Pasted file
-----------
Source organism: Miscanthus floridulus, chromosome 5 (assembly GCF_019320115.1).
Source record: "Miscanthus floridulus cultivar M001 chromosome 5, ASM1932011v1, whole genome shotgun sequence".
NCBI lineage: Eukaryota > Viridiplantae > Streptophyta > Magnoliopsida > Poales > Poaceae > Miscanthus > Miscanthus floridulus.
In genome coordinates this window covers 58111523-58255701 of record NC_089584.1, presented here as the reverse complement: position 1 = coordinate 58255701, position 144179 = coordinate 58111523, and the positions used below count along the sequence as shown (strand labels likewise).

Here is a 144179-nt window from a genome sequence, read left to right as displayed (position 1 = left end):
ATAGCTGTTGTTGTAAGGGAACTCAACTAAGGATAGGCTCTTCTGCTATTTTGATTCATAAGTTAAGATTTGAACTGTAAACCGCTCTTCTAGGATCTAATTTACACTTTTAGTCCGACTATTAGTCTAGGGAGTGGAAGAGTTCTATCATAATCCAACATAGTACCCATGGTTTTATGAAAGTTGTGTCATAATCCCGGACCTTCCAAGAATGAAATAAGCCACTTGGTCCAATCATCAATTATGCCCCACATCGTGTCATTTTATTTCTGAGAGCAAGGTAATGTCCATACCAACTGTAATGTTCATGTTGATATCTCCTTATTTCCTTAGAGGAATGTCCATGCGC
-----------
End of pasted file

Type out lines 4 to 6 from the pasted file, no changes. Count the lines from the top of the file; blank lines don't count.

In genome coordinates this window covers 58111523-58255701 of record NC_089584.1, presented here as the reverse complement: position 1 = coordinate 58255701, position 144179 = coordinate 58111523, and the positions used below count along the sequence as shown (strand labels likewise).

Here is a 144179-nt window from a genome sequence, read left to right as displayed (position 1 = left end):
ATAGCTGTTGTTGTAAGGGAACTCAACTAAGGATAGGCTCTTCTGCTATTTTGATTCATAAGTTAAGATTTGAACTGTAAACCGCTCTTCTAGGATCTAATTTACACTTTTAGTCCGACTATTAGTCTAGGGAGTGGAAGAGTTCTATCATAATCCAACATAGTACCCATGGTTTTATGAAAGTTGTGTCATAATCCCGGACCTTCCAAGAATGAAATAAGCCACTTGGTCCAATCATCAATTATGCCCCACATCGTGTCATTTTATTTCTGAGAGCAAGGTAATGTCCATACCAACTGTAATGTTCATGTTGATATCTCCTTATTTCCTTAGAGGAATGTCCATGCGC